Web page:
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Open Access | Published: 2020 - Issue 3

Current Diagnostic Methods for Hematological Malignancies: A Mini-Review ‎‎

Eman Bahakeem, Talal Qadah*


Department of Medical Laboratory Technology, Faculty of Applied Medical Sciences, King Abdulaziz University, Jeddah, Saudi Arabia.


Hematological malignancies are a group of diseases where several cancers are generated from blood-forming tissues/cells of the body. The cancer groups are highly heterogeneous, in that some diseases are biologically distinct in terms of protein expression, molecular progression, and biomarker characteristics, whereas other diseases are clinically variable in terms of treatments and prognostics. Recent improvements in neoplasm classifications have made significant in-roads towards a greater understanding of affected lineages, therefore hematological neoplasms can be divided into two primary categories; myeloid and lymphoid neoplasms, and each lineage can be further subdivided into several disease types. While the complexity of this disease group cannot be questioned, facilitating a rapid diagnosis and associated therapeutic intervention are key to reducing disease mortality and morbidity in patient groups. However, current diagnostic approaches for this disease group are equally complex and heterogeneous, therefore this comprehensive review aimed to catalog and appraise hematological characterization techniques to facilitate a greater understanding of disease classification, diagnosis, monitoring, and importantly, selection of appropriate therapies for hematological malignancies.

Keywords: hematological malignancies, Classification, diagnostics, disease monitoring, molecular therapies



Hematological malignancies are clinically and biologically heterogeneous diseases [1]. The World Health Organization (WHO) has classified hematological neoplasms according to affected lineages, therefore hematological neoplasms are divided into two main categories: myeloid and lymphoid neoplasms. Each lineage is further subdivided into a wide range of disease [2] (Figure 1).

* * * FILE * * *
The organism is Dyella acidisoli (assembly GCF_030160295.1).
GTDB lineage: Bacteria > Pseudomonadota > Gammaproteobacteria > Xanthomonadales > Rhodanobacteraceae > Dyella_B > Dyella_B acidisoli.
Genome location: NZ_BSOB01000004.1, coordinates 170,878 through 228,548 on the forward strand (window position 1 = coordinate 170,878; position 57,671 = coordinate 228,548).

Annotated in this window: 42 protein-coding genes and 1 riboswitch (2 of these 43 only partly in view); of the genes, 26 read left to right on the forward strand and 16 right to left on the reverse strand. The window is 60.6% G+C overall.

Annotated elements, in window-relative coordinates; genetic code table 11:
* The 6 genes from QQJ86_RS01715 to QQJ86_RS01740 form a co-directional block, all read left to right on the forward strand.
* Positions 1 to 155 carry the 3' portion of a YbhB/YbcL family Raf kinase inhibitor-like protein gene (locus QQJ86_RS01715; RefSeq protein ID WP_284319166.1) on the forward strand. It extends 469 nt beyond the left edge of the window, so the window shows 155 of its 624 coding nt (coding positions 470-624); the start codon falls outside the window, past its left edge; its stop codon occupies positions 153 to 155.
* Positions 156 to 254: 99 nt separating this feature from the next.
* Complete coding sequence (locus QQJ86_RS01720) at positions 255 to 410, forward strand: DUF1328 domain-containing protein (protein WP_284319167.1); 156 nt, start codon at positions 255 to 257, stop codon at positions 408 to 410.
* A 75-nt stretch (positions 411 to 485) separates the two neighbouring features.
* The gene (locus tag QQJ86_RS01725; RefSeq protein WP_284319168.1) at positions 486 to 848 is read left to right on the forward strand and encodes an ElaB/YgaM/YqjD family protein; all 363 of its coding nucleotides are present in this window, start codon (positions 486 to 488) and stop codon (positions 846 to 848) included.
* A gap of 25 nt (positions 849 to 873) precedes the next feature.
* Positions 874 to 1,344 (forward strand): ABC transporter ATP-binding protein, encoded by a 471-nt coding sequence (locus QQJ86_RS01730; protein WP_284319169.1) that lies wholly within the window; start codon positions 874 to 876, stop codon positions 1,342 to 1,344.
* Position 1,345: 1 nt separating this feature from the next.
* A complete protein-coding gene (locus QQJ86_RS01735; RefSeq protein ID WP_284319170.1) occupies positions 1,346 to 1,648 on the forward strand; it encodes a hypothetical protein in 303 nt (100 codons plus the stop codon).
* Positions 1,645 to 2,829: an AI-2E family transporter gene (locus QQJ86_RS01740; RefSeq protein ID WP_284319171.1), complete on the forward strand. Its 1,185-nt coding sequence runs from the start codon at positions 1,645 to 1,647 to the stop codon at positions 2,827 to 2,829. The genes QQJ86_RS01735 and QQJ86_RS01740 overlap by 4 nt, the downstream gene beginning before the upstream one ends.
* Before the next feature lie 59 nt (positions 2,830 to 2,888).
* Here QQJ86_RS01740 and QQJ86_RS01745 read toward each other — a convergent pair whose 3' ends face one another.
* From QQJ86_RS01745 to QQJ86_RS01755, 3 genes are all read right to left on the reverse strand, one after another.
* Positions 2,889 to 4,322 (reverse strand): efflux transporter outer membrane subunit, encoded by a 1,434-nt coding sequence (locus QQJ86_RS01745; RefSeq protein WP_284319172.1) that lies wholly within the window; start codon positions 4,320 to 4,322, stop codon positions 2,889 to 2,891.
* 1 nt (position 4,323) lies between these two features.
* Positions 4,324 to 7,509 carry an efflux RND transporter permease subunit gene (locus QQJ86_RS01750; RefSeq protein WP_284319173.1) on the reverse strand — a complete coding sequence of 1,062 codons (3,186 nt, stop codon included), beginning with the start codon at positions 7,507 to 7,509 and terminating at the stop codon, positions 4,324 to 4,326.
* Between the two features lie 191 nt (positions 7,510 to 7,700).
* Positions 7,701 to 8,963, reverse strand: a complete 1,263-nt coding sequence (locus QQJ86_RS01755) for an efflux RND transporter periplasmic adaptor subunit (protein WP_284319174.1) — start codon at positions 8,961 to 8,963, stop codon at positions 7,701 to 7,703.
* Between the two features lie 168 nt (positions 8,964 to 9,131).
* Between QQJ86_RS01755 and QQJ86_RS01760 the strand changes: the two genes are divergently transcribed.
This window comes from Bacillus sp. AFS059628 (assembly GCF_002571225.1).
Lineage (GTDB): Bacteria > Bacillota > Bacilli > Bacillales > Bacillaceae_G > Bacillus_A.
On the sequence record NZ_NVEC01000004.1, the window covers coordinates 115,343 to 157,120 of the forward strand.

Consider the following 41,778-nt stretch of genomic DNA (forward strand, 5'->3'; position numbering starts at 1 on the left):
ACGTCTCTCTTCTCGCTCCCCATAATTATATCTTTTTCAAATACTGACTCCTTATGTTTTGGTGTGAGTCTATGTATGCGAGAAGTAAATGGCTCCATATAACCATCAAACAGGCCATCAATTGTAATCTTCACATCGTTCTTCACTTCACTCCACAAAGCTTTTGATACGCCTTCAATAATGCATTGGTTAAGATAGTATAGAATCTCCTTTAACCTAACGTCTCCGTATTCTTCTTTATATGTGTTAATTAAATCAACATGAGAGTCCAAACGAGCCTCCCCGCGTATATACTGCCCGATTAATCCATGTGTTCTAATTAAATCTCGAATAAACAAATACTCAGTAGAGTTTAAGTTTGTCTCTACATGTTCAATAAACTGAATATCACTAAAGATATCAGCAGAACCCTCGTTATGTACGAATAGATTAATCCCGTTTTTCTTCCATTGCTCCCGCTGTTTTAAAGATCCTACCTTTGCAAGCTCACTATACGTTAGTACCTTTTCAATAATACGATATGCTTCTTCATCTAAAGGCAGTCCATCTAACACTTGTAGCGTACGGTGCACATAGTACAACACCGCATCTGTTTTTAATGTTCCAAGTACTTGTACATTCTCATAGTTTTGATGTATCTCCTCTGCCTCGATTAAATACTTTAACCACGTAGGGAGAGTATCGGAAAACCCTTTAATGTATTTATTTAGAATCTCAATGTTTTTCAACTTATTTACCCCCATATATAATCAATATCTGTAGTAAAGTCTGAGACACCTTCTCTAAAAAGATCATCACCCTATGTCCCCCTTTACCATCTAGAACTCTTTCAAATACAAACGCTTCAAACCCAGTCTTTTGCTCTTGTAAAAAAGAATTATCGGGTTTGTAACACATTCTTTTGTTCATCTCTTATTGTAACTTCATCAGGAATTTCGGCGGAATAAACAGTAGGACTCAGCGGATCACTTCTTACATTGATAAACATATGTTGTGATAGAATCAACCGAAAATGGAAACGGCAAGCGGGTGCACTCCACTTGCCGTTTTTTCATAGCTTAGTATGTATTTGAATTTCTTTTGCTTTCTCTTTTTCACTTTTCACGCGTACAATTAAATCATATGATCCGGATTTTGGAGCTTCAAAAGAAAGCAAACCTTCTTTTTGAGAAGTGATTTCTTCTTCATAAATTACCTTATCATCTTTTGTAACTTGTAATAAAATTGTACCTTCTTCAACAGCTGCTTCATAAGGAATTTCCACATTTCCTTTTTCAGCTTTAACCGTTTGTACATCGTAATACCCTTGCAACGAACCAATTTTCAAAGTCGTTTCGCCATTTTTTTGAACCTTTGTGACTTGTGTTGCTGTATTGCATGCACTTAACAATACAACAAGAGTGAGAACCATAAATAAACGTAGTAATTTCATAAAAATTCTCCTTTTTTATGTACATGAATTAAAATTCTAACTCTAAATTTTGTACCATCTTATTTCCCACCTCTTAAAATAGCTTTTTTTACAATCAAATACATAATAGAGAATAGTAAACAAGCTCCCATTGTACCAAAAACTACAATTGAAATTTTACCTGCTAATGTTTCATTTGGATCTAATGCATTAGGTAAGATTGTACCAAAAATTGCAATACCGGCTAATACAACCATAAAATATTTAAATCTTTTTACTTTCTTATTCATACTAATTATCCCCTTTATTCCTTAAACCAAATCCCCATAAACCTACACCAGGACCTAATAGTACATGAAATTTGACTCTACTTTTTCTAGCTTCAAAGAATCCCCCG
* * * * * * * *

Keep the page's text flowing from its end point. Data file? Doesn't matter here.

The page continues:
Figure 1: Hematological malignancies classification

Abbreviations: Acute myeloid leukemia (AML), chronic myeloid leukemia (CML), myelodysplastic syndrome (MDS), myeloproliferative neoplasms (MPNs), acute lymphoblastic leukemia (ALL), plasma cell dyscrasia (PCD), natural killer (NK), essential thrombocytosis (ET), polycythemia Vera (PV), chronic neutrophilic leukemia (CNL), chronic eosinophilic leukemia (CEL)


In terms of clinical heterogeneity, affected patients may require intensive treatments and therapeutic care, whereas other patients do not require such intensive therapies. Other patients will respond well to particular treatments, whereas other patients will develop resistance [3]. Similarly, biologically heterogeneous disease encompasses those patients where different molecular and biological etiologies account for variable disease characteristics, i.e. variability at the molecular level, molecular mediated resistance to therapies, and aberrant biomarker expression.

While it is accepted that disease classification, diagnosis, monitoring, and selection of appropriate therapies unequivocally contribute to the rapid and timely treatment of hematological malignancies, the associated diagnostics techniques used to characterize and diagnose these diseases are equally diverse and heterogeneous. To this end, we have reviewed and revised current methods available to bench scientists, clinicians, and diagnosticians to provide a comprehensive overview of techniques available in the fight against hematological malignancies (Table 1). This review is also timely given the huge and recent upsurge in ‘omic’ technologies in recent years [4]. We also emphasize recent advances in molecular techniques and how they are revolutionizing disease diagnostics.


Table 1: Laboratory techniques used in hematological malignancy diagnostics


Complete blood counts (CBC)

Microscopic examination (blood film)

Bone marrow biopsy/aspirate




Flow cytometry (immuno-phenotyping)

Cytogenetic analysis

Fluorescence in situ hybridization (FISH)

Molecular genetic testing

Whole-genome scanning

Sequencing methods

Gene expression profiling

Complete Blood Count and Microscopic techniques